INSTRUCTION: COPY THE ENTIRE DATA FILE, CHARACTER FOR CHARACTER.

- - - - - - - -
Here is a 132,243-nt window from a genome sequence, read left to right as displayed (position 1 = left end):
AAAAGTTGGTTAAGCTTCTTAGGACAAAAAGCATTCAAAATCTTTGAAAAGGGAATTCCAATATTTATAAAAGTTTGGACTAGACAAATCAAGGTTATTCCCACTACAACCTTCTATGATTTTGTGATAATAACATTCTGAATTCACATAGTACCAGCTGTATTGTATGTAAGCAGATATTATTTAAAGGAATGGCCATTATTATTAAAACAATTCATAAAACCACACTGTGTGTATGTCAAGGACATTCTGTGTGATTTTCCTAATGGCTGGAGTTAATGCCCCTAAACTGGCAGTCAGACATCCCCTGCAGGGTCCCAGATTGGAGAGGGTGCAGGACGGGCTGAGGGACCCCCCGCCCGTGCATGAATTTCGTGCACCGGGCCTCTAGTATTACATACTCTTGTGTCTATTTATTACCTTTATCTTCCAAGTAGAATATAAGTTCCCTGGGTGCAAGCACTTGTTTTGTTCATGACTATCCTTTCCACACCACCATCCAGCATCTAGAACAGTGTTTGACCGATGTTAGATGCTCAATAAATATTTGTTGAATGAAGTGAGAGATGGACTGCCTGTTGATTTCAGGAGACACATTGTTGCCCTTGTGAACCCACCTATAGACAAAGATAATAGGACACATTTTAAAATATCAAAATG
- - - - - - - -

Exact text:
Here is a 132,243-nt window from a genome sequence, read left to right as displayed (position 1 = left end):
AAAAGTTGGTTAAGCTTCTTAGGACAAAAAGCATTCAAAATCTTTGAAAAGGGAATTCCAATATTTATAAAAGTTTGGACTAGACAAATCAAGGTTATTCCCACTACAACCTTCTATGATTTTGTGATAATAACATTCTGAATTCACATAGTACCAGCTGTATTGTATGTAAGCAGATATTATTTAAAGGAATGGCCATTATTATTAAAACAATTCATAAAACCACACTGTGTGTATGTCAAGGACATTCTGTGTGATTTTCCTAATGGCTGGAGTTAATGCCCCTAAACTGGCAGTCAGACATCCCCTGCAGGGTCCCAGATTGGAGAGGGTGCAGGACGGGCTGAGGGACCCCCCGCCCGTGCATGAATTTCGTGCACCGGGCCTCTAGTATTACATACTCTTGTGTCTATTTATTACCTTTATCTTCCAAGTAGAATATAAGTTCCCTGGGTGCAAGCACTTGTTTTGTTCATGACTATCCTTTCCACACCACCATCCAGCATCTAGAACAGTGTTTGACCGATGTTAGATGCTCAATAAATATTTGTTGAATGAAGTGAGAGATGGACTGCCTGTTGATTTCAGGAGACACATTGTTGCCCTTGTGAACCCACCTATAGACAAAGATAATAGGACACATTTTAAAATATCAAAATG